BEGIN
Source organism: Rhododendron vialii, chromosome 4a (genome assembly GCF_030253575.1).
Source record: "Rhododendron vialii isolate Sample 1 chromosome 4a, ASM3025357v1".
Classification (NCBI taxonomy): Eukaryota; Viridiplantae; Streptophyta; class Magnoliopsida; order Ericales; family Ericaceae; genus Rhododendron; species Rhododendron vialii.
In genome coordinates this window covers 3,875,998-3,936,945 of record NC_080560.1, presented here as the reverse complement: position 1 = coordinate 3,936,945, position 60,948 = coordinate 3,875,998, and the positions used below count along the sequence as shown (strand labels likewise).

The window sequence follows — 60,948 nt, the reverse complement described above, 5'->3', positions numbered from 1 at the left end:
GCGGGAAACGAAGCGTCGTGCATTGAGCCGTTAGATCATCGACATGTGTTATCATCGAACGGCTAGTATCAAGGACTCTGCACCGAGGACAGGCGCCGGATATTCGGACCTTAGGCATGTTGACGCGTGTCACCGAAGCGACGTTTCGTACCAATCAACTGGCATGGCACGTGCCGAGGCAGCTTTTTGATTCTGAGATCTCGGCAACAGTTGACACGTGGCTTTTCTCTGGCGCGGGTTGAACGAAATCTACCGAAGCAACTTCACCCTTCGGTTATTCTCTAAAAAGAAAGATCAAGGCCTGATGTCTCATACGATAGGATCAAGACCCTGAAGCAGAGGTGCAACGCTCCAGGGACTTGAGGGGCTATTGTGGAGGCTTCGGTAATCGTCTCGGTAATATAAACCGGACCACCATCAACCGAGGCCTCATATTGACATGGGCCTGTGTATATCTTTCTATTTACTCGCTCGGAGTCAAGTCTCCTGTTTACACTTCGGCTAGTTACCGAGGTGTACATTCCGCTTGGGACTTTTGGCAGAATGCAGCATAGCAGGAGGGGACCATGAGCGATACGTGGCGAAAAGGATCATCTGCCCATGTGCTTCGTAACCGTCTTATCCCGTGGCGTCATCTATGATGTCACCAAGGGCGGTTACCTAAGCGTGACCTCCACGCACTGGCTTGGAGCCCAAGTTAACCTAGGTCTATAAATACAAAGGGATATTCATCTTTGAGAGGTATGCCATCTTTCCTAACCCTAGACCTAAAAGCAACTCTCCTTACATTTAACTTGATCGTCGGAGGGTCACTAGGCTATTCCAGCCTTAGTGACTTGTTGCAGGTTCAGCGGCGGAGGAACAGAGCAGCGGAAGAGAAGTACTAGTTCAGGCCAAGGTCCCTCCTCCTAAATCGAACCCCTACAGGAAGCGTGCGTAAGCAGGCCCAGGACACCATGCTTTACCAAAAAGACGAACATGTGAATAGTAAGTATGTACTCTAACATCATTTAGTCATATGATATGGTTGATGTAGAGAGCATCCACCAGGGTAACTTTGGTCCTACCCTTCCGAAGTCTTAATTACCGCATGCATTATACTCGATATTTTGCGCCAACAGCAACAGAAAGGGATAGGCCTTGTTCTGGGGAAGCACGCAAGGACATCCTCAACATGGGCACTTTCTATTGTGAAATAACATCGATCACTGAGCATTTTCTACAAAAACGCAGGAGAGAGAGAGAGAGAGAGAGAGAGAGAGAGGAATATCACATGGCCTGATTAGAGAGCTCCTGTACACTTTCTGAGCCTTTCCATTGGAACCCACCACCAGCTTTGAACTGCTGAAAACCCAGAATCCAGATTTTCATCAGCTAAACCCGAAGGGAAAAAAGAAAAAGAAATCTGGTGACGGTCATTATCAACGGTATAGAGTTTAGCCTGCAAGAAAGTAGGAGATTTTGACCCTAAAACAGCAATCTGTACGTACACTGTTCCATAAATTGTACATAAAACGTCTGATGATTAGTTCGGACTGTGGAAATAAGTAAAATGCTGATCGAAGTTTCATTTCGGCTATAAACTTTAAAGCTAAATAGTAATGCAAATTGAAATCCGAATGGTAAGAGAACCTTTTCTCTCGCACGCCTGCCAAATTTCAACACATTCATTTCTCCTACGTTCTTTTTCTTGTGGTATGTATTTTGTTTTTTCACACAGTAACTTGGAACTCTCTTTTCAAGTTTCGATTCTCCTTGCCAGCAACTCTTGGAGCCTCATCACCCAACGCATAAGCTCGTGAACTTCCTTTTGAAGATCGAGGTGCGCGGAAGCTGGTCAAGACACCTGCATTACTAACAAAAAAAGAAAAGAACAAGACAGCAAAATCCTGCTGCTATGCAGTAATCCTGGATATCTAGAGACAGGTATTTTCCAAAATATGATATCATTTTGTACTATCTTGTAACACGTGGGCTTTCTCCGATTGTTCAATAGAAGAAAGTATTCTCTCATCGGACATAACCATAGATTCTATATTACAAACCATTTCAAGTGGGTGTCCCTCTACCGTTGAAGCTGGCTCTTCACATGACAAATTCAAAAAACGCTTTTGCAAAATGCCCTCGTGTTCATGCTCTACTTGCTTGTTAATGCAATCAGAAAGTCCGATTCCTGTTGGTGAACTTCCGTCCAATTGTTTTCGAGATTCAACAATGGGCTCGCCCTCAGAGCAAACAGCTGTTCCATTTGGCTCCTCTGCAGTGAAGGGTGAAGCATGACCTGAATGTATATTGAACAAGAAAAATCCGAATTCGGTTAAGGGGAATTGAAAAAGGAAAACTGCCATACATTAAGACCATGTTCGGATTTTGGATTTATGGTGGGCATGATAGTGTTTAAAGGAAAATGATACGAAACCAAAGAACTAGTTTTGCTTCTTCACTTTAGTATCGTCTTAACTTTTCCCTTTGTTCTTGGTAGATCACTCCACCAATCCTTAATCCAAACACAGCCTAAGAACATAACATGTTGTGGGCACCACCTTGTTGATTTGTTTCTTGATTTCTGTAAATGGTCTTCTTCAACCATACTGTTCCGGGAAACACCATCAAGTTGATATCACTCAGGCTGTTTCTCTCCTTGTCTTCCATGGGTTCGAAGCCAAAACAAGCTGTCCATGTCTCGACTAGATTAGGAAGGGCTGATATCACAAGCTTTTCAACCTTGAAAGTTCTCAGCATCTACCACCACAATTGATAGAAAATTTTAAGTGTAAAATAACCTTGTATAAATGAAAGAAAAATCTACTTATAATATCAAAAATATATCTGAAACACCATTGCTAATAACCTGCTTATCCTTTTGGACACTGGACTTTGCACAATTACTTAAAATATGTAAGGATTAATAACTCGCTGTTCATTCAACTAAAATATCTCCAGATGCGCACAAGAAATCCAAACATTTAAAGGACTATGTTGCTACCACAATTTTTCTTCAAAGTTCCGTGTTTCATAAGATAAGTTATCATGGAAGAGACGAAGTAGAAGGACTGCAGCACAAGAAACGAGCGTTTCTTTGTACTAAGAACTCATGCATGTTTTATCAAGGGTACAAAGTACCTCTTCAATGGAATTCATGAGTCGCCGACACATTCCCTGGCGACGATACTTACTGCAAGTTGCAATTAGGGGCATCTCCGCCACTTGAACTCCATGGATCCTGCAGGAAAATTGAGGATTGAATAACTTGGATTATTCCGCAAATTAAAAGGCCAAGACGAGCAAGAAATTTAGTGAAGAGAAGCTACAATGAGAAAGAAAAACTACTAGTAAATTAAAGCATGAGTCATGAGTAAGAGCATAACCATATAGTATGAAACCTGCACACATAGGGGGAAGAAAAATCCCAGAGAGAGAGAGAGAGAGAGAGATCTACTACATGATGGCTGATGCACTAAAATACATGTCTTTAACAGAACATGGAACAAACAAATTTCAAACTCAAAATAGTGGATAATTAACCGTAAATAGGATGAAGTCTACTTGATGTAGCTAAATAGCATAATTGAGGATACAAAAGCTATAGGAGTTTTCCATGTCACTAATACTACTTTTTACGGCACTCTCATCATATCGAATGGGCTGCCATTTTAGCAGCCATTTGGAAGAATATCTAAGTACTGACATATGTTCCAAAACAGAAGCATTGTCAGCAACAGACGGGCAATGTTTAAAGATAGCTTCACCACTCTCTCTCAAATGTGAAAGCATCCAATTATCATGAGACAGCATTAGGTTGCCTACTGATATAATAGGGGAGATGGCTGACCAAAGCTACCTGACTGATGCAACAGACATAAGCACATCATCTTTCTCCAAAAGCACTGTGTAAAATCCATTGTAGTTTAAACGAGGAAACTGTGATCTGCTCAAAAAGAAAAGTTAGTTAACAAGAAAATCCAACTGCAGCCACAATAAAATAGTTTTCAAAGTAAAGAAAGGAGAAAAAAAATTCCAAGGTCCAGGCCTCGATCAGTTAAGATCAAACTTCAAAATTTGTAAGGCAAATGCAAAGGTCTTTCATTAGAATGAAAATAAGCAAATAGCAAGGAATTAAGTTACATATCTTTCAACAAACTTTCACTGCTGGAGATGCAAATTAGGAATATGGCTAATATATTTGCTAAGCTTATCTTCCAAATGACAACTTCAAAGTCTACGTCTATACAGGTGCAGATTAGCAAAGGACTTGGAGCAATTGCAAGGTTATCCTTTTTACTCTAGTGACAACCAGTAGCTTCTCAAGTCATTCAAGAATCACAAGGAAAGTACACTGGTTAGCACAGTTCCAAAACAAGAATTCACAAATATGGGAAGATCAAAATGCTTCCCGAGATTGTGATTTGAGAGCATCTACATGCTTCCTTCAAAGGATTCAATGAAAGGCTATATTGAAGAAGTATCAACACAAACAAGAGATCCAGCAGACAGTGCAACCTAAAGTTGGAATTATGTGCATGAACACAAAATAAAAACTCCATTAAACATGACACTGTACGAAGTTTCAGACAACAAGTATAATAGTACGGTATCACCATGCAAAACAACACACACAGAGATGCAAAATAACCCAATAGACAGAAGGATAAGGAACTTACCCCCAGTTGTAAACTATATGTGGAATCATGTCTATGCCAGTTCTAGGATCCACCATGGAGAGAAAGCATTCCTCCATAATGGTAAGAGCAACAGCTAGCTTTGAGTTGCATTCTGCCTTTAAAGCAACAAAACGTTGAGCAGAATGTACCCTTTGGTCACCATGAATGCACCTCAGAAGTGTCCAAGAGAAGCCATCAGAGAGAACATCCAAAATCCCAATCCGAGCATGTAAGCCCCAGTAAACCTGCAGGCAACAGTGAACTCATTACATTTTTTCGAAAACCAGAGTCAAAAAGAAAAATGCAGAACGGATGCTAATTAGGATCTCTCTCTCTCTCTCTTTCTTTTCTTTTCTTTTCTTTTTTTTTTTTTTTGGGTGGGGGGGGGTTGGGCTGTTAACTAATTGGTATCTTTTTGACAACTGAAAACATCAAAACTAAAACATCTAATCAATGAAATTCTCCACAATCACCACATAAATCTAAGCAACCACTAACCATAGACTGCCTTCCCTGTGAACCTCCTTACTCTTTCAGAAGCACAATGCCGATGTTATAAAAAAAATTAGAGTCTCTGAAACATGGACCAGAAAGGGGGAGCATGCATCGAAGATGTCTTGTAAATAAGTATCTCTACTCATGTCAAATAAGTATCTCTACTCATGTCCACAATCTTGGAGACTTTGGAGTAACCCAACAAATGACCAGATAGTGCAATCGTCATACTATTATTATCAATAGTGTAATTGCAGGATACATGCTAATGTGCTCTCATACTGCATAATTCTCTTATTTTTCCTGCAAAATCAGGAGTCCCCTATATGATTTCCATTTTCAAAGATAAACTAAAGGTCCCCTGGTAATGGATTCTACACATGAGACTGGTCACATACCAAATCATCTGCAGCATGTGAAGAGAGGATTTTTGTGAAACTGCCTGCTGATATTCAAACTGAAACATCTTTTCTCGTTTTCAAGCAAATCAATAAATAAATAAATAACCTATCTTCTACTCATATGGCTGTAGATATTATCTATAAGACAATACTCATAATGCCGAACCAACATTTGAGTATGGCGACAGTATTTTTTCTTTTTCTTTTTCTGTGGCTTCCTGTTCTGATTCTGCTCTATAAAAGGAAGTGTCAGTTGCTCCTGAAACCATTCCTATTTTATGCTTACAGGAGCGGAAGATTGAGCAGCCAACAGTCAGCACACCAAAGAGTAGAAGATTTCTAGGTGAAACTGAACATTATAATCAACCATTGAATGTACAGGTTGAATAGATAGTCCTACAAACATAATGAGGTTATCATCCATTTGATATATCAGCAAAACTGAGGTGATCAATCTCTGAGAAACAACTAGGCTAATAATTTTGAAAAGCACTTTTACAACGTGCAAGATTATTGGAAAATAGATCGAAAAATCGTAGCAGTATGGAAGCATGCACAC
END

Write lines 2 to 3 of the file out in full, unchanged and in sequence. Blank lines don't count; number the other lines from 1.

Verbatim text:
Source record: "Rhododendron vialii isolate Sample 1 chromosome 4a, ASM3025357v1".
Classification (NCBI taxonomy): Eukaryota; Viridiplantae; Streptophyta; class Magnoliopsida; order Ericales; family Ericaceae; genus Rhododendron; species Rhododendron vialii.